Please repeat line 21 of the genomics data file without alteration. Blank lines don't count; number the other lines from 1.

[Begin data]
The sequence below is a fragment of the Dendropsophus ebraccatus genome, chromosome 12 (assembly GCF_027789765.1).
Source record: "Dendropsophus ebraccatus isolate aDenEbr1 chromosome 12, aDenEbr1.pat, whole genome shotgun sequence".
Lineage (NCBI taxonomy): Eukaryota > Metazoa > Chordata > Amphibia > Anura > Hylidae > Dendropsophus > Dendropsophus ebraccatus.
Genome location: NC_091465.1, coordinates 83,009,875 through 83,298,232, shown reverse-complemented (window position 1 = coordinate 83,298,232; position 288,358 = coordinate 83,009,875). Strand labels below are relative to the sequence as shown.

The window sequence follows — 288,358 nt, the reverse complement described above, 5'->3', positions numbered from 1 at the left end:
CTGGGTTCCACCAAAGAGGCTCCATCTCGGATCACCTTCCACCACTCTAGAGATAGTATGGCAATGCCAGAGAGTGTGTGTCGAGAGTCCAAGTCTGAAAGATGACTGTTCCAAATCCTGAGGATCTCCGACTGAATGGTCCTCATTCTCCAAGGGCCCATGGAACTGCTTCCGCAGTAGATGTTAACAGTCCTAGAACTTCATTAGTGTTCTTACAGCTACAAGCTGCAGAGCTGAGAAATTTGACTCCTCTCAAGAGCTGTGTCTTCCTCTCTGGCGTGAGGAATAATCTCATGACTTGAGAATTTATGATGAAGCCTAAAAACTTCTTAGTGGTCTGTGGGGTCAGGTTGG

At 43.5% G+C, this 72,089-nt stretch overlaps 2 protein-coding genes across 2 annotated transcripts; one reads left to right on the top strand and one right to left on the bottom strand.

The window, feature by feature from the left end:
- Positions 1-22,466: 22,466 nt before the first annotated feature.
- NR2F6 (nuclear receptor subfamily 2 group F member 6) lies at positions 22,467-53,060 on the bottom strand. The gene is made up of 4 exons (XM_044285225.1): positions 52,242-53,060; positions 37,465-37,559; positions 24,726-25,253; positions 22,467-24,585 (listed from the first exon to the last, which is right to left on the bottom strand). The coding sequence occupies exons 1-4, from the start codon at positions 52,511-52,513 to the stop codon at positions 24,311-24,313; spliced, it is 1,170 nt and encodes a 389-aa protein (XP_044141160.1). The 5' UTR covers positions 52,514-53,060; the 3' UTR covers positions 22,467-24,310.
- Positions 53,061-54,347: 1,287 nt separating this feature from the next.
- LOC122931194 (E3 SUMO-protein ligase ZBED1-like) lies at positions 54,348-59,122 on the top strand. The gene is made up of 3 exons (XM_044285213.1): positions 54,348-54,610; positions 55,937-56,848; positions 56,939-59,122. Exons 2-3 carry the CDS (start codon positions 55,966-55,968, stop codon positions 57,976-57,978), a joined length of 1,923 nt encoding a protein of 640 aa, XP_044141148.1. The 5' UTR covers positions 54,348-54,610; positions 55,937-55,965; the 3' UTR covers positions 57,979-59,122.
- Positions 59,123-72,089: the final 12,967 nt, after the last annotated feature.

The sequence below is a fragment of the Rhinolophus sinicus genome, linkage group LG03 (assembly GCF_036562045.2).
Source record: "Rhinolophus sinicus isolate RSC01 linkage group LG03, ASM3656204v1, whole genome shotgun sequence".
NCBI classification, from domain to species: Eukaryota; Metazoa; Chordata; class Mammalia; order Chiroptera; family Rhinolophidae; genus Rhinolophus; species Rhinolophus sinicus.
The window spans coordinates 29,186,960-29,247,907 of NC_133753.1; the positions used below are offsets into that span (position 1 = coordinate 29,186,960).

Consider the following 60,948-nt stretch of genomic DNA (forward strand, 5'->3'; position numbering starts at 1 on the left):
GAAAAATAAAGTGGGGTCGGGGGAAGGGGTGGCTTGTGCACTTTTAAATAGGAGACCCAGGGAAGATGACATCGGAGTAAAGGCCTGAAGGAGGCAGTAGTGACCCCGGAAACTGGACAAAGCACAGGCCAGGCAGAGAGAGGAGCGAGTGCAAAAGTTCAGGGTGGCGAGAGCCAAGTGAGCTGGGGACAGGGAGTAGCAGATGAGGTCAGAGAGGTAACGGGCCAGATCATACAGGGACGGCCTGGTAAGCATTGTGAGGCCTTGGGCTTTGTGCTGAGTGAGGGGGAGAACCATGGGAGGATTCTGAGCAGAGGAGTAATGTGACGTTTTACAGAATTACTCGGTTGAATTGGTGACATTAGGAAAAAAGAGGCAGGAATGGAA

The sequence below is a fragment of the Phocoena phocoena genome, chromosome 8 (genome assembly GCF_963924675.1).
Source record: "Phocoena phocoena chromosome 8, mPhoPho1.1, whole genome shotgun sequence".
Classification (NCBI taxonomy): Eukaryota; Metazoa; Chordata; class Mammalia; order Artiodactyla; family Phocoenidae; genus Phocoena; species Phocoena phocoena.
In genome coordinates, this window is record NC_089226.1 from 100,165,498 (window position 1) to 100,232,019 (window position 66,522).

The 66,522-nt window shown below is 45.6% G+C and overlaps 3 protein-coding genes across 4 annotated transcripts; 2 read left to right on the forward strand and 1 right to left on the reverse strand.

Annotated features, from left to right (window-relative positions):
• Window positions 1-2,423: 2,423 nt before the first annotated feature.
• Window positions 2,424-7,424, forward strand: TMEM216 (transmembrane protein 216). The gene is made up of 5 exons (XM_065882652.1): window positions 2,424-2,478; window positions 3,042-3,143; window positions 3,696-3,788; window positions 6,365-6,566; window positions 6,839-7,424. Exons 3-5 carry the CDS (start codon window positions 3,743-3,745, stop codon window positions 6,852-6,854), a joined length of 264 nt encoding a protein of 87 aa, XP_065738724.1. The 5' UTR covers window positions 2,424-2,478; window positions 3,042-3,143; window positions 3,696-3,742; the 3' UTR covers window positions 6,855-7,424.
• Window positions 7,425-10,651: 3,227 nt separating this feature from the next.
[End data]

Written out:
Source record: "Phocoena phocoena chromosome 8, mPhoPho1.1, whole genome shotgun sequence".